WASHINGTON - Prospects are dimming for a grand bargain to rein in long-term budget deficits as Democrats and Republicans resist compromise on key issues ahead of the 2012 campaign, according to congressional officials and budget experts familiar with the negotiations.
That means the standoff over raising the nation's nearly $14.3 trillion debt limit may conclude this summer with a more limited round of spending cuts and promises of future reform, pushing off the tough choices about taxes and Medicare until after next year's election.
Republicans, by not compromising on taxes, can continue to campaign on the no-new-taxes stance that is a cornerstone of their political strategy, while attacking Democrats and President Obama for their proposed tax increases on the wealthy.
Democrats, whose political prospects have brightened since House Republicans proposed deep cuts in Medicare, have all but ruled out any deal that would relinquish the issue as a political weapon.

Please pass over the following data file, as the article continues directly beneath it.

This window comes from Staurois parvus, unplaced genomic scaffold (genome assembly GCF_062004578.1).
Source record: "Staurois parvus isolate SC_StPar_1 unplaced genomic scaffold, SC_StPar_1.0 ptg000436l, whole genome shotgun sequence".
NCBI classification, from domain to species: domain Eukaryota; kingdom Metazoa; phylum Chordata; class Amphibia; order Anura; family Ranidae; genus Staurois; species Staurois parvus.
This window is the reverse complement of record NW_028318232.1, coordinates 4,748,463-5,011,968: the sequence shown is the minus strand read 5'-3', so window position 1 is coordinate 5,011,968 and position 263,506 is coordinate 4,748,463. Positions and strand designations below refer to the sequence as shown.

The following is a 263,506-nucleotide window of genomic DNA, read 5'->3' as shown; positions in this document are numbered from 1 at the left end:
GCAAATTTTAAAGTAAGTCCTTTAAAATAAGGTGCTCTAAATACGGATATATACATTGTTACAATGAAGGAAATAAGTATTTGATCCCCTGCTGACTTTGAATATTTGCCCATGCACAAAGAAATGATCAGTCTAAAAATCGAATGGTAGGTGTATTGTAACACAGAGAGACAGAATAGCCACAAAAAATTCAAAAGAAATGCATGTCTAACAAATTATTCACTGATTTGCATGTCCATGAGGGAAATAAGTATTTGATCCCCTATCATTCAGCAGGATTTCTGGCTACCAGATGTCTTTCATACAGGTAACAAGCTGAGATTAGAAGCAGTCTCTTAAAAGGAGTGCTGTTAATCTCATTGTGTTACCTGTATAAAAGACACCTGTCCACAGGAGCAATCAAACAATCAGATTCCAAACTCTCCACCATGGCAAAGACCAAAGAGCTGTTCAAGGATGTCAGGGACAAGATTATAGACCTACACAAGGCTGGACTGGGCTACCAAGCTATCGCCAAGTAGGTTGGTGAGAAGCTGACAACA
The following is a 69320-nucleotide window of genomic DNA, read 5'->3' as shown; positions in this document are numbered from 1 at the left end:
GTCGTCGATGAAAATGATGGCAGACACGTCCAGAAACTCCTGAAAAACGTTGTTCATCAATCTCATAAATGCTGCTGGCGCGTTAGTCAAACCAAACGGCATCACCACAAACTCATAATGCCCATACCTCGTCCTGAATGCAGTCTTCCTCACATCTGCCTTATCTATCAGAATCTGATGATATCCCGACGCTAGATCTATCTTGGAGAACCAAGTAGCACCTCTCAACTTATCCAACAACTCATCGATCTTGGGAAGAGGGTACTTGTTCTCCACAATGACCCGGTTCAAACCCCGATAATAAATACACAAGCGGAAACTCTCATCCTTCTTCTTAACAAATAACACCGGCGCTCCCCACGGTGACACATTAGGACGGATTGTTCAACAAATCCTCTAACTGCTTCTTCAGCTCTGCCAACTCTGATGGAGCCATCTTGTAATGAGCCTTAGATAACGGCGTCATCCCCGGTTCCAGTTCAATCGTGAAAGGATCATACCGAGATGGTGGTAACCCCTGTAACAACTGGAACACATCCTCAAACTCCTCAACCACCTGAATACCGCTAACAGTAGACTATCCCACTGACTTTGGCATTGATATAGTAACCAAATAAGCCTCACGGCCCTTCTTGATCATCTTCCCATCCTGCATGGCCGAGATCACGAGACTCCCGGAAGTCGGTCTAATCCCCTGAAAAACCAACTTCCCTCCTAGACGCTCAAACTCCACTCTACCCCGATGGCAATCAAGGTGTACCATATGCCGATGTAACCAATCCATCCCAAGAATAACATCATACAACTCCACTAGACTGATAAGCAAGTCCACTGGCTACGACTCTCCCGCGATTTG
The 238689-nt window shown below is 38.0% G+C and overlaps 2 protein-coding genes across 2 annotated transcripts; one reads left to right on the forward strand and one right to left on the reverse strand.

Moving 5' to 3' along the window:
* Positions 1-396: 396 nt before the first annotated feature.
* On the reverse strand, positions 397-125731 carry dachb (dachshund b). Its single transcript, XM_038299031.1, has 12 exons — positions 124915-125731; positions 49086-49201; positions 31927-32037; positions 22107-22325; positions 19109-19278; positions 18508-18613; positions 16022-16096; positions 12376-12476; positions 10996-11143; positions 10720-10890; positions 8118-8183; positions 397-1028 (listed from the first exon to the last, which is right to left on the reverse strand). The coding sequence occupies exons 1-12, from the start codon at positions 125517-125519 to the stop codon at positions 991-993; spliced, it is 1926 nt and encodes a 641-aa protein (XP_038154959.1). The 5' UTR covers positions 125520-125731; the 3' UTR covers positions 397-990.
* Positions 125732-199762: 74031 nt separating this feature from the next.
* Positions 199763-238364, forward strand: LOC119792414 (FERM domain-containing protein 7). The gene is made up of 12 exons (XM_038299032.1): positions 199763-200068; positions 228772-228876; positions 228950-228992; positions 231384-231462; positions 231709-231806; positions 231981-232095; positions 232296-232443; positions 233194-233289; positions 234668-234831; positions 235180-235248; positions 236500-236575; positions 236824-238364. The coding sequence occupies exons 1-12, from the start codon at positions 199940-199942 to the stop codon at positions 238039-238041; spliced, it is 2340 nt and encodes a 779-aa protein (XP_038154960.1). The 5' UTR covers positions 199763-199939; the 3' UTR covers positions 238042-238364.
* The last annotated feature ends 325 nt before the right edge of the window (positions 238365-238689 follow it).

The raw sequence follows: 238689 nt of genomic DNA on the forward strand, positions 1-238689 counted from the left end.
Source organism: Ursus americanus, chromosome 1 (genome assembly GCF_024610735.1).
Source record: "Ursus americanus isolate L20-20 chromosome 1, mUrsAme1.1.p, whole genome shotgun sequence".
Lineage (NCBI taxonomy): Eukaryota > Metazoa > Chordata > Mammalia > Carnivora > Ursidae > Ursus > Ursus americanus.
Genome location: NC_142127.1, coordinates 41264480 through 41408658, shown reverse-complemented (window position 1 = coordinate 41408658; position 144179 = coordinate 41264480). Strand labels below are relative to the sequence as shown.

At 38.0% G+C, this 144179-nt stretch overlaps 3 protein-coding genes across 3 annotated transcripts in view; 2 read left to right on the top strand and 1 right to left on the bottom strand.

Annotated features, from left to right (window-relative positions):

"At the end, what we're going to see is a modest-size budget deal - a down payment," said Jim Kessler, a vice president at Third Way, a moderate Democratic think tank.
"The number will sound big - somewhere like $1 trillion or $1.5 trillion," he said of the cuts. "But I think it'll be modest and disappointing - and disappointing to voters."
Political leaders have repeatedly said that the upcoming vote in Congress to raise the debt limit provides a pivotal moment for Obama and congressional Republicans to join together on landmark fiscal reforms, much the way the divided government crafted bipartisan deals to save Social Security in 1983 and overhaul welfare in 1996.
But achieving such a budget package would require both parties to yield on issues central to their ideology and reelection strategies. "The archetypal Republican wants to attack Democrats on taxes," said John Feehery, a GOP strategist. "The archetypal Democrat wants to attack Republicans on Medicare."
The nation hit its $14.3 trillion debt limit last month, and the Treasury Department can pay its bills only through Aug. 2, when the government risks a catastrophic default if borrowing cannot continue.
Deadlocked over Medicare and taxes, the two sides seem more likely to agree to an immediate round of cuts, with a promise to address taxes and entitlements in the future.